Breuer reportedly adapted the work keeping every word of the original text intact, although she has been secretive as to exactly how it will be presented.

The show runs at the Vineyard Playhouse starting next Tuesday, and wraps up on Saturday, September 6.

Wednesday, August 13, 2008

Sculpture on Loan to Redding's Mark Twain Library

Utah sculptor Gary Lee Price is known for his unique sculptures of historical figures sitting on or standing near real, functional benches. Of particular interest to him is Twain--in fact, we have one of his Twain pieces in the heart of town right here in Fairfield, CT.

According to the Danbury News-Times, one of Price's Twain sculptures is currently on loan by Cavalier Galleries in Greenwich to the Mark Twain Library in Redding, CT (the town in which Twain died, incidentally). The sculpture depicts Twain along with his beloved characters Tom Sawyer and Becky Thatcher.

The work of art will be at the library until the end of the summer, or possibly even until the end of the year, inviting passersby to sit and take a break (as me and my kids often do in Fairfield). Entitled "Never the Twain Shall Meet", the work is one of 40 cast from the original mold last year. Interested in acquiring it permanently from the Cavalier Gallery? The cost is $48,000.

Tuesday, August 12, 2008

College Buddies Re-Enact Huck and Jim's Mississippi Trek

Two intrepid students from the University of Northern Colorado have followed in the "footsteps" of the main characters in Mark Twain's most beloved novel, The Adventures of Huckleberry Finn.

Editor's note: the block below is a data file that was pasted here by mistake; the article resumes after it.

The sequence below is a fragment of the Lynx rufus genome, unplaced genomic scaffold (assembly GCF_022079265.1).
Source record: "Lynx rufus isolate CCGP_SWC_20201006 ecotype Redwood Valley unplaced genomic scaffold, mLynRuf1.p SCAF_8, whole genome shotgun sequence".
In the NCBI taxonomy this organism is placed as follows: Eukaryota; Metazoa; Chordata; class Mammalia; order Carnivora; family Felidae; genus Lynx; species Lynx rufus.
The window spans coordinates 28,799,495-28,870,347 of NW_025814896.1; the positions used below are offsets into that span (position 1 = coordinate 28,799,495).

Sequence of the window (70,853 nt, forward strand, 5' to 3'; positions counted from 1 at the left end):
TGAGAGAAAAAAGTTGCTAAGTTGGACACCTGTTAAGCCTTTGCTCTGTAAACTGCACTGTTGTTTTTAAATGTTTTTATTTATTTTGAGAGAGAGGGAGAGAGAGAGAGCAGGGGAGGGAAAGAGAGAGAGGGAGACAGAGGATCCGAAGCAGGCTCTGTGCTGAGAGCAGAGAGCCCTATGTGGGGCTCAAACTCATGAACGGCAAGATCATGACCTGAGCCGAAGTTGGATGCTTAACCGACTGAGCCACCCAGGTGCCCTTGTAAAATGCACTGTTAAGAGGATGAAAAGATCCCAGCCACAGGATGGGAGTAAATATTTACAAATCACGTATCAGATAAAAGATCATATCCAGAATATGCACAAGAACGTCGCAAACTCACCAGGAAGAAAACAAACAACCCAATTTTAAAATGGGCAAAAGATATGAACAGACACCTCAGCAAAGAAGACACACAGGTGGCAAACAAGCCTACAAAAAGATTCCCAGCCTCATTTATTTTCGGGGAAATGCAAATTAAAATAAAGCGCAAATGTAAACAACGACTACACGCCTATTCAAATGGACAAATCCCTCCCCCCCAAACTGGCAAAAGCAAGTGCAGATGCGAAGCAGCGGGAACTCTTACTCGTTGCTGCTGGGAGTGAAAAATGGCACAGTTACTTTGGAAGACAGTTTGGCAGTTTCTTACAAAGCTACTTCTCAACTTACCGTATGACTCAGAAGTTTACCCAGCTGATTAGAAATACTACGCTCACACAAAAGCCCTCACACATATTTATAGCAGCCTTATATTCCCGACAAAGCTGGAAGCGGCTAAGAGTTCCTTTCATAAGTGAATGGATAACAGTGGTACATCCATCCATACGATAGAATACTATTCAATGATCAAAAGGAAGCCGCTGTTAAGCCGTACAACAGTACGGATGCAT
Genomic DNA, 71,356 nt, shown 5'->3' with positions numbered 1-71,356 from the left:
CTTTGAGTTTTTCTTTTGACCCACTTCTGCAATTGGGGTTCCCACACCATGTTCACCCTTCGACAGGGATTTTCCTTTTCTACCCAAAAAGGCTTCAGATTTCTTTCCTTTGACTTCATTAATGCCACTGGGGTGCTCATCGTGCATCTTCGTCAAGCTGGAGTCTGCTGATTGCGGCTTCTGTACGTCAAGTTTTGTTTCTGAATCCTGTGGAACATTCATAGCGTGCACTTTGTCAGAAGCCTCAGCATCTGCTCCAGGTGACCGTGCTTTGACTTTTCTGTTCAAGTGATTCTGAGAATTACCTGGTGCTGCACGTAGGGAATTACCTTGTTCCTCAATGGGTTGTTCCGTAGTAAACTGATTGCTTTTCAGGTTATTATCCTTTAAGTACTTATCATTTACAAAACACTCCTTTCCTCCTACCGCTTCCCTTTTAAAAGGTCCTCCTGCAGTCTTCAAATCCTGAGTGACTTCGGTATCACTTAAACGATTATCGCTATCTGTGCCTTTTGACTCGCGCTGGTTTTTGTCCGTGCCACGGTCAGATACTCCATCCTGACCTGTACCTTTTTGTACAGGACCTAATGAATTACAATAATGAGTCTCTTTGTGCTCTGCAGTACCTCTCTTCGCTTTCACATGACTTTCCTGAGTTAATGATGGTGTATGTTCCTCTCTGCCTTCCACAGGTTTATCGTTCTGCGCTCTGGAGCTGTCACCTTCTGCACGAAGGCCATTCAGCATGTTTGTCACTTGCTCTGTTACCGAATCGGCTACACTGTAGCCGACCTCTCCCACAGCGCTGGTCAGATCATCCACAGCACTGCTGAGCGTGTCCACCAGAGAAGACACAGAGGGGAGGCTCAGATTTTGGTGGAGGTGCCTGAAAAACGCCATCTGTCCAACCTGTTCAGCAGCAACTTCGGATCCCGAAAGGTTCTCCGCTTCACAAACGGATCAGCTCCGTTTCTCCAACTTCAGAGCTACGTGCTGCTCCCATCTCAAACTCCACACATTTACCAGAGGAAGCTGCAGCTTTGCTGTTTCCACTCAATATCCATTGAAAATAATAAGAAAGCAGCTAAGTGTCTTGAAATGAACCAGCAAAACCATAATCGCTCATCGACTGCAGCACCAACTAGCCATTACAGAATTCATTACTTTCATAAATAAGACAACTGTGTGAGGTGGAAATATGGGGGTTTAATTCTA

According to a story in the Colorado Springs Gazette, 20-year-old Nathan Oligmueller came up with the idea after falling in love with Twain and his book in high school. He convinced his friend and fellow Twain fan Dave Brandsma to help him build an elaborate raft out of plywood and steel, using 30 plastic fertilizer barrels for flotation.

"We decided this was something we wanted to do while we were still young: the Huck Finn adventure - an American dream kind of thing," Oligmueller told the Gazette via cell phone from his raft (an amenity Huck and Jim could never have dreamt of).

Oligmueller's father and another college friend initially joined the boys for the 930-mile voyage from Iowa to Louisiana, but bailed out early after encountering Iowa floods.

For a month, Oligmueller and Brandsma made their way down the Mississippi in emulation of Twain's heroes, smoking corn cob pipes and watching the sun set from the roof of their cabins. They stopped every few days for gas and supplies, also managing a brief layover in Clemens' hometown of Hannibal, Missouri. As for food, the adventurers have relied on the help of kind strangers along the way, who were happy to take the boys in just to hear their amazing story. One man even drove them to a hospital to treat Brandsma's swollen foot.

To read more about the journey, check out www.bearnakedrafting.com--a website Oligsmueller actually created while aboard the raft, using a laptop computer plugged into a solar generator! Upon checking the site myself, I discovered that the boys had made it to Louisiana, and are on their way back to Colorado. Once they get there, they plan to write a book about the whole thing.

I applaud these two fine gentlemen for their dedication, ingenuity and sense of adventure. It's one thing to fall in love with Twain and his work--but it's quite another to go out there and live it.

Sunday, August 10, 2008

Writers Join Forces to Save the Twain House

In the wake of recent reports of the financial difficulties of the Mark Twain House in Hartford, Connecticut, several writers will be holding a reading next month to raise money to keep the landmark in operation, according to The Boston Globe.